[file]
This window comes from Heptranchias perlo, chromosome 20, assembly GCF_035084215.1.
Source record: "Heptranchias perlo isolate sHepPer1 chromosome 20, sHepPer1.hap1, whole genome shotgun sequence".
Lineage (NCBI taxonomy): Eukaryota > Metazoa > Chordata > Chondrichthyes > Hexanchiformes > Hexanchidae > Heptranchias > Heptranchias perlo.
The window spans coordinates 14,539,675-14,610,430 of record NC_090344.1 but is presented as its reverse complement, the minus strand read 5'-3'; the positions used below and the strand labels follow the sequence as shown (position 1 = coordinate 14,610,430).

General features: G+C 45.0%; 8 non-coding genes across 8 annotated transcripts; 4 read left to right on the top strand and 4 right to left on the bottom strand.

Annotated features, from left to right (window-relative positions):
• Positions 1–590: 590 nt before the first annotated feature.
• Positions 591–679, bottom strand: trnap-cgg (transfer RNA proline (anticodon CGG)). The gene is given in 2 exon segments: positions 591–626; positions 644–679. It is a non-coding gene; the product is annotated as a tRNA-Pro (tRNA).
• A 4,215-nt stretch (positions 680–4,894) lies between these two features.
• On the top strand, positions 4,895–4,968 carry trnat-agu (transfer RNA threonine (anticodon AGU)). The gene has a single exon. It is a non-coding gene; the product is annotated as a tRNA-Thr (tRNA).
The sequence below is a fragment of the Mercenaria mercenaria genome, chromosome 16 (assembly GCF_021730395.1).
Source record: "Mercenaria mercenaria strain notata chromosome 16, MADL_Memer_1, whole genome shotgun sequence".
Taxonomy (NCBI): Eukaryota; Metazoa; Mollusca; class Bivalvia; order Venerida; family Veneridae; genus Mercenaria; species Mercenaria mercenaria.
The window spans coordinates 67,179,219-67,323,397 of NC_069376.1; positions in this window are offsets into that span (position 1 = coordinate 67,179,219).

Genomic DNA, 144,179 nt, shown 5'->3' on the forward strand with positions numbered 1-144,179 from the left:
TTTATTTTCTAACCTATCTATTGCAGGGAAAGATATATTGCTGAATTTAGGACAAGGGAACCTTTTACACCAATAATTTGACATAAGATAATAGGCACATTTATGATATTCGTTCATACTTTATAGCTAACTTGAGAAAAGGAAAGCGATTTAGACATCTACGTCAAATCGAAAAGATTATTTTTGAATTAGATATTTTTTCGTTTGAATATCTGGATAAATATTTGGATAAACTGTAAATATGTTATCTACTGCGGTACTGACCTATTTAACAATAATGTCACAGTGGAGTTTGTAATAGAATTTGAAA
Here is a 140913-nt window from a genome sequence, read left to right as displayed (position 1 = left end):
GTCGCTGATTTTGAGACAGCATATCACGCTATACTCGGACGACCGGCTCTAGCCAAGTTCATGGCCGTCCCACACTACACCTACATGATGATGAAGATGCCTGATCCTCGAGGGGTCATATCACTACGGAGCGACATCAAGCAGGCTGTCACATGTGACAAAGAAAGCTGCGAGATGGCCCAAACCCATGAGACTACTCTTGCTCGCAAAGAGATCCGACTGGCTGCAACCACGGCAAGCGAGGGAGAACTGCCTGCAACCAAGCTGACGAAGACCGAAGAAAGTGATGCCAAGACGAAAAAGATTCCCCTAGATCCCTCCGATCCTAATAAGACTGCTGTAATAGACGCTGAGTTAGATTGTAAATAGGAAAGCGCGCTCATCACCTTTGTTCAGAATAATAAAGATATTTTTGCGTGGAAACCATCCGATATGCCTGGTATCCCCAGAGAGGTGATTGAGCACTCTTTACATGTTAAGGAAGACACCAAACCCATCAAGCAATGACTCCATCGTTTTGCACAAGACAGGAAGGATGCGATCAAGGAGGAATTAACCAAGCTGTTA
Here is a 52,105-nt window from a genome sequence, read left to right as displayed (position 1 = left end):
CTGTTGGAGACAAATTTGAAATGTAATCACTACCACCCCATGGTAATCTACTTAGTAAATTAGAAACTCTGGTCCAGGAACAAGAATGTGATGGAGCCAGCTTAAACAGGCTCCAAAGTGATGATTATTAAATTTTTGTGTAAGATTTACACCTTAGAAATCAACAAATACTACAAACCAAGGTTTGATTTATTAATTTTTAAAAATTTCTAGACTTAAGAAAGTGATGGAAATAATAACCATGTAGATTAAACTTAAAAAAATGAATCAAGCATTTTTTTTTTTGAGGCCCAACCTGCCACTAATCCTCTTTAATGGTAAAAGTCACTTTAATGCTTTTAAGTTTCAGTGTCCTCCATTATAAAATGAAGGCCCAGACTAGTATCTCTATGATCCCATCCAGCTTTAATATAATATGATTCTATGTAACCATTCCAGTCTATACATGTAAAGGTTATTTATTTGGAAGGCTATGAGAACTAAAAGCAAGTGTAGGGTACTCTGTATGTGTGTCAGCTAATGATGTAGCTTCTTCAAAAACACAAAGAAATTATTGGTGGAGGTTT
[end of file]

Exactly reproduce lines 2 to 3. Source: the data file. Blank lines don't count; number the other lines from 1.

Source record: "Heptranchias perlo isolate sHepPer1 chromosome 20, sHepPer1.hap1, whole genome shotgun sequence".
Lineage (NCBI taxonomy): Eukaryota > Metazoa > Chordata > Chondrichthyes > Hexanchiformes > Hexanchidae > Heptranchias > Heptranchias perlo.